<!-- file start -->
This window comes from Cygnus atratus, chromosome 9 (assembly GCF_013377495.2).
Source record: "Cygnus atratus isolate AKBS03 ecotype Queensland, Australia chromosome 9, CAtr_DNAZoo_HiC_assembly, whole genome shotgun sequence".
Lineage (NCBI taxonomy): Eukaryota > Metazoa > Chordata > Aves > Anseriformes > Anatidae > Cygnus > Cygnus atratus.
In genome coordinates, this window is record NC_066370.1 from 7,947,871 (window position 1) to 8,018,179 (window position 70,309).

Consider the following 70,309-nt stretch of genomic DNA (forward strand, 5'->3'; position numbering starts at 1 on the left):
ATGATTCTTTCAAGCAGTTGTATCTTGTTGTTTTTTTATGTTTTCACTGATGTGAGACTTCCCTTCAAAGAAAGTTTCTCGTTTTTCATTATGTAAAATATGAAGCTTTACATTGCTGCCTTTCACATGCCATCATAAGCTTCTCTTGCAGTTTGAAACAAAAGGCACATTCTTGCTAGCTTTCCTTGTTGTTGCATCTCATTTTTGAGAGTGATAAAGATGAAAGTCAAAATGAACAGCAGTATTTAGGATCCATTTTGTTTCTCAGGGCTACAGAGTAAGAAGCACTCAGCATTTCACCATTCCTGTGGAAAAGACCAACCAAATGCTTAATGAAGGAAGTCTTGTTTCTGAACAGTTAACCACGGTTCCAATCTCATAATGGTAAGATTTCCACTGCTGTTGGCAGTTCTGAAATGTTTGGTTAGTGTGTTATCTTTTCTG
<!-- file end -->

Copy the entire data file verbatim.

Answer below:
This window comes from Cygnus atratus, chromosome 9 (assembly GCF_013377495.2).
Source record: "Cygnus atratus isolate AKBS03 ecotype Queensland, Australia chromosome 9, CAtr_DNAZoo_HiC_assembly, whole genome shotgun sequence".
Lineage (NCBI taxonomy): Eukaryota > Metazoa > Chordata > Aves > Anseriformes > Anatidae > Cygnus > Cygnus atratus.
In genome coordinates, this window is record NC_066370.1 from 7,947,871 (window position 1) to 8,018,179 (window position 70,309).

Consider the following 70,309-nt stretch of genomic DNA (forward strand, 5'->3'; position numbering starts at 1 on the left):
ATGATTCTTTCAAGCAGTTGTATCTTGTTGTTTTTTTATGTTTTCACTGATGTGAGACTTCCCTTCAAAGAAAGTTTCTCGTTTTTCATTATGTAAAATATGAAGCTTTACATTGCTGCCTTTCACATGCCATCATAAGCTTCTCTTGCAGTTTGAAACAAAAGGCACATTCTTGCTAGCTTTCCTTGTTGTTGCATCTCATTTTTGAGAGTGATAAAGATGAAAGTCAAAATGAACAGCAGTATTTAGGATCCATTTTGTTTCTCAGGGCTACAGAGTAAGAAGCACTCAGCATTTCACCATTCCTGTGGAAAAGACCAACCAAATGCTTAATGAAGGAAGTCTTGTTTCTGAACAGTTAACCACGGTTCCAATCTCATAATGGTAAGATTTCCACTGCTGTTGGCAGTTCTGAAATGTTTGGTTAGTGTGTTATCTTTTCTG